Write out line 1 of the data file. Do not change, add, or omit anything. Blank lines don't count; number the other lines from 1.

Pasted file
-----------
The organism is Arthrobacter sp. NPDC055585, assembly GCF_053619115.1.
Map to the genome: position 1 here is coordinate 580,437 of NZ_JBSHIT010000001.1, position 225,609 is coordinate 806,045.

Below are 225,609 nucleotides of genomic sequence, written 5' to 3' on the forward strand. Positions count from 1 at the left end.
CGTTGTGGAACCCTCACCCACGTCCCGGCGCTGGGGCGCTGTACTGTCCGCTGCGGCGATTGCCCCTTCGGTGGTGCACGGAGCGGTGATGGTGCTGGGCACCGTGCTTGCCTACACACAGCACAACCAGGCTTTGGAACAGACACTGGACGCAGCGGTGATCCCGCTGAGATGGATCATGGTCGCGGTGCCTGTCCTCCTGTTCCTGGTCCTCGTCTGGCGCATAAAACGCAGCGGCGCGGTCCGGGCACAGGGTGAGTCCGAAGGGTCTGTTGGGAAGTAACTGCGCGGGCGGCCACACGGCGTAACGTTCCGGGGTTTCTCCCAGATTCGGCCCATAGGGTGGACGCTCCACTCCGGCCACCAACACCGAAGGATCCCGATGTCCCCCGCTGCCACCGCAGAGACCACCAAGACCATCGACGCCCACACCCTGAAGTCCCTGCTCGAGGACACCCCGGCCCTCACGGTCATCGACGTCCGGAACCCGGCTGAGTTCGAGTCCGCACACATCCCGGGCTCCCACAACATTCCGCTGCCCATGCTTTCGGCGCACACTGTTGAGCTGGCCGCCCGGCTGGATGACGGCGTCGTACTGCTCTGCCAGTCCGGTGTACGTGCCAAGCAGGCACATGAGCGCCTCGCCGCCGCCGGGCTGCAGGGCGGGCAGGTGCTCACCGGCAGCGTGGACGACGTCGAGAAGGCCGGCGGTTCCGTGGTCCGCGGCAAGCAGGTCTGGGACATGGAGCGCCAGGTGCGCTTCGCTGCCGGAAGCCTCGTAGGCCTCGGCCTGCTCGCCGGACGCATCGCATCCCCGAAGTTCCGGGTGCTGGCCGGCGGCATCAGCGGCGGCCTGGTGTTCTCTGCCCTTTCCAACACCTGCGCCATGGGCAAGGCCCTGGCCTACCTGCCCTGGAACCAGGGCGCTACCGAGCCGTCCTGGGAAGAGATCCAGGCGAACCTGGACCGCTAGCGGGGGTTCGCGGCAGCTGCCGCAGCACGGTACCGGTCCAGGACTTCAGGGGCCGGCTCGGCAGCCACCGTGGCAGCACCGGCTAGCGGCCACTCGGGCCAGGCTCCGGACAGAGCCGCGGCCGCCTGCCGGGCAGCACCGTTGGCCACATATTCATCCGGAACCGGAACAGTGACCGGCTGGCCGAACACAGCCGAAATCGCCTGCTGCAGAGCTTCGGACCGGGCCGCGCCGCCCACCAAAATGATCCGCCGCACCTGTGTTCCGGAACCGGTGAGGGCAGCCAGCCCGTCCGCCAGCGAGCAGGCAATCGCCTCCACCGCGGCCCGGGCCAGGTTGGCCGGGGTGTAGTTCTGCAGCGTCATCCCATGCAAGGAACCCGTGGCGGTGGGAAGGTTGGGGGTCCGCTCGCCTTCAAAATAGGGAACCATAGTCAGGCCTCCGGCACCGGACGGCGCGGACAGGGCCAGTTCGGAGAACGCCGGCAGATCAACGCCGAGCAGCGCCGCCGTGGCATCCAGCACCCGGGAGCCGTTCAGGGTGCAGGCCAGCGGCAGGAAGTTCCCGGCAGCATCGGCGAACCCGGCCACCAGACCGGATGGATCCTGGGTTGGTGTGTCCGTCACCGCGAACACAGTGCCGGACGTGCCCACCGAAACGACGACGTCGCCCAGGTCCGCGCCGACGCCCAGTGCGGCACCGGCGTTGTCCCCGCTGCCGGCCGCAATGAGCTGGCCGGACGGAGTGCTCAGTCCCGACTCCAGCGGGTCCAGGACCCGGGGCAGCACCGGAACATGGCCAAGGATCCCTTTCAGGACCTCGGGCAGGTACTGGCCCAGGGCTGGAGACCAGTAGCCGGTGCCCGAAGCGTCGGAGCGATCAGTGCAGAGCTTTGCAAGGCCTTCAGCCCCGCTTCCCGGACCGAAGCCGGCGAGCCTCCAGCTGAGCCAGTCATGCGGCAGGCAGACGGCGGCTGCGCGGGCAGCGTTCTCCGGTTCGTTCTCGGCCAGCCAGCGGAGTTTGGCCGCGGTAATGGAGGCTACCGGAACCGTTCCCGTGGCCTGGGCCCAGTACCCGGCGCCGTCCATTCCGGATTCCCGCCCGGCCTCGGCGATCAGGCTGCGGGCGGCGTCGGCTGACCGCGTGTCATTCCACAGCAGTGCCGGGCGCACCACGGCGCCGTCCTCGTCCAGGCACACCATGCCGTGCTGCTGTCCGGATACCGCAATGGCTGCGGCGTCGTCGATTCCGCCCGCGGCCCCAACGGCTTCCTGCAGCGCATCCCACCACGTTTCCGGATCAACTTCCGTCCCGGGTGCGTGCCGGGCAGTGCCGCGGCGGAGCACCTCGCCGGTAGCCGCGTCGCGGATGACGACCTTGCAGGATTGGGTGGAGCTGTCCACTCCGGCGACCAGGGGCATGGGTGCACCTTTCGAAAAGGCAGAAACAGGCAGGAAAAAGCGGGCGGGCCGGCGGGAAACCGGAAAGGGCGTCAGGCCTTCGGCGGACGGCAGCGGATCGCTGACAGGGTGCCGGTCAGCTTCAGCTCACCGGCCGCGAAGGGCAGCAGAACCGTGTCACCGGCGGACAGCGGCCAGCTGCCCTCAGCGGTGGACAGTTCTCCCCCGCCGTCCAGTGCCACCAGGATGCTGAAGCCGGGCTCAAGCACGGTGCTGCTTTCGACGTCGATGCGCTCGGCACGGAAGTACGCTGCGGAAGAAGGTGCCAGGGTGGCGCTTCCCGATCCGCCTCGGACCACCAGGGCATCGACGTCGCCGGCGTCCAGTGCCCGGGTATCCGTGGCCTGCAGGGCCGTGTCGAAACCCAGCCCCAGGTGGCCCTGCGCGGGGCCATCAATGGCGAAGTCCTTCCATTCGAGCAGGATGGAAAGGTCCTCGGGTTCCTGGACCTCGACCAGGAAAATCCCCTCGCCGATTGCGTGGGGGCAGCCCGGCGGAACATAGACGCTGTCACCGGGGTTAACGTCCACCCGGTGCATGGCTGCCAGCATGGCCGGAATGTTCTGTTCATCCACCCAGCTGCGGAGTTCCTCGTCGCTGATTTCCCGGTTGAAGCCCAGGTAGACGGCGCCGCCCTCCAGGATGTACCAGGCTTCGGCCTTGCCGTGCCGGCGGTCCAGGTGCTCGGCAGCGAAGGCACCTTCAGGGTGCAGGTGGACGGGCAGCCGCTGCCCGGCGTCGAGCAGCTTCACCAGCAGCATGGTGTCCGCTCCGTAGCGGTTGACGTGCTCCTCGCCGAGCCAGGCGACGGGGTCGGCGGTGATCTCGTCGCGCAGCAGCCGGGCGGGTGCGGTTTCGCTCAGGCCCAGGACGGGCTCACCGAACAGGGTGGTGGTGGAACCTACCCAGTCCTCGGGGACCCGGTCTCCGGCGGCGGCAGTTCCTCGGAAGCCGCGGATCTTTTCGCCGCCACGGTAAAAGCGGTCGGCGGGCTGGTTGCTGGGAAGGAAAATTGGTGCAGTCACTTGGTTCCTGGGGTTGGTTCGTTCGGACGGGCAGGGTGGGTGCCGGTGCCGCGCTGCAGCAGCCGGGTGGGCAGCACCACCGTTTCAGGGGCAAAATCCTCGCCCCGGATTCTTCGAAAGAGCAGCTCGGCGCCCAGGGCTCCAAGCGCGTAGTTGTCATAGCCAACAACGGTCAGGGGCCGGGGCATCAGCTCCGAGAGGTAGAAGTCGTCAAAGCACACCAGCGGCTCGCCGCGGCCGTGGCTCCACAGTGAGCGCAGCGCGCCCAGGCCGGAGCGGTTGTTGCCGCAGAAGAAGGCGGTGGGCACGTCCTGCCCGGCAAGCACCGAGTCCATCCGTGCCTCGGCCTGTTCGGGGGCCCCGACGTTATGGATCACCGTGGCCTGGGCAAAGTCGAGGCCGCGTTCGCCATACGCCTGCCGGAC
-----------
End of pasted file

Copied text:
The organism is Arthrobacter sp. NPDC055585, assembly GCF_053619115.1.